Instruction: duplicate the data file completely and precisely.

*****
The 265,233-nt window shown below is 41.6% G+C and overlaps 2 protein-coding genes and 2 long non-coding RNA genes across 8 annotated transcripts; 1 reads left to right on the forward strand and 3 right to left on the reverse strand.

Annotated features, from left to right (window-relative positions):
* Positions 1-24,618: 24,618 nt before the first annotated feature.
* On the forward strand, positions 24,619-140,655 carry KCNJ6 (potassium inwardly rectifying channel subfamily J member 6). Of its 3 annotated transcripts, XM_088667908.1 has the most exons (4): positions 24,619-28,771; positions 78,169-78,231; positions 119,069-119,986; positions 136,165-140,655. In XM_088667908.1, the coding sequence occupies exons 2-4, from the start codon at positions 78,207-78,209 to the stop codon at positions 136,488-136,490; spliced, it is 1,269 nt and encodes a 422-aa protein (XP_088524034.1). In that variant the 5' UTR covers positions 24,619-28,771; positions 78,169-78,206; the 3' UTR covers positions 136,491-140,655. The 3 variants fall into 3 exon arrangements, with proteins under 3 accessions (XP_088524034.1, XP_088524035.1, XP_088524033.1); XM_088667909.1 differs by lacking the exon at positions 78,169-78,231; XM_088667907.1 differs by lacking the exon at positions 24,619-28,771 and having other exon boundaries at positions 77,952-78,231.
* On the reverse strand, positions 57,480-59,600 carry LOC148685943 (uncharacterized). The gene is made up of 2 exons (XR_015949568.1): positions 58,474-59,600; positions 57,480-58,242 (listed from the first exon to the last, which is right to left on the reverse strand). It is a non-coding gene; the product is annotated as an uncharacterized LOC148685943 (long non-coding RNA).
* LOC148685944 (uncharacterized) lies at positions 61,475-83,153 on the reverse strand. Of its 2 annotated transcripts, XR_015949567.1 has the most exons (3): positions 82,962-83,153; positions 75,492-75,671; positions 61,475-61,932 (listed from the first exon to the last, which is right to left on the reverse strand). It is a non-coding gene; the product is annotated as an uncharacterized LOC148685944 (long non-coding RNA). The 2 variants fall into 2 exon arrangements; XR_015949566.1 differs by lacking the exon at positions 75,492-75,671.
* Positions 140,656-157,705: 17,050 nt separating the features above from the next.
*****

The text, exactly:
The 265,233-nt window shown below is 41.6% G+C and overlaps 2 protein-coding genes and 2 long non-coding RNA genes across 8 annotated transcripts; 1 reads left to right on the forward strand and 3 right to left on the reverse strand.

Annotated features, from left to right (window-relative positions):
* Positions 1-24,618: 24,618 nt before the first annotated feature.
* On the forward strand, positions 24,619-140,655 carry KCNJ6 (potassium inwardly rectifying channel subfamily J member 6). Of its 3 annotated transcripts, XM_088667908.1 has the most exons (4): positions 24,619-28,771; positions 78,169-78,231; positions 119,069-119,986; positions 136,165-140,655. In XM_088667908.1, the coding sequence occupies exons 2-4, from the start codon at positions 78,207-78,209 to the stop codon at positions 136,488-136,490; spliced, it is 1,269 nt and encodes a 422-aa protein (XP_088524034.1). In that variant the 5' UTR covers positions 24,619-28,771; positions 78,169-78,206; the 3' UTR covers positions 136,491-140,655. The 3 variants fall into 3 exon arrangements, with proteins under 3 accessions (XP_088524034.1, XP_088524035.1, XP_088524033.1); XM_088667909.1 differs by lacking the exon at positions 78,169-78,231; XM_088667907.1 differs by lacking the exon at positions 24,619-28,771 and having other exon boundaries at positions 77,952-78,231.
* On the reverse strand, positions 57,480-59,600 carry LOC148685943 (uncharacterized). The gene is made up of 2 exons (XR_015949568.1): positions 58,474-59,600; positions 57,480-58,242 (listed from the first exon to the last, which is right to left on the reverse strand). It is a non-coding gene; the product is annotated as an uncharacterized LOC148685943 (long non-coding RNA).
* LOC148685944 (uncharacterized) lies at positions 61,475-83,153 on the reverse strand. Of its 2 annotated transcripts, XR_015949567.1 has the most exons (3): positions 82,962-83,153; positions 75,492-75,671; positions 61,475-61,932 (listed from the first exon to the last, which is right to left on the reverse strand). It is a non-coding gene; the product is annotated as an uncharacterized LOC148685944 (long non-coding RNA). The 2 variants fall into 2 exon arrangements; XR_015949566.1 differs by lacking the exon at positions 75,492-75,671.
* Positions 140,656-157,705: 17,050 nt separating the features above from the next.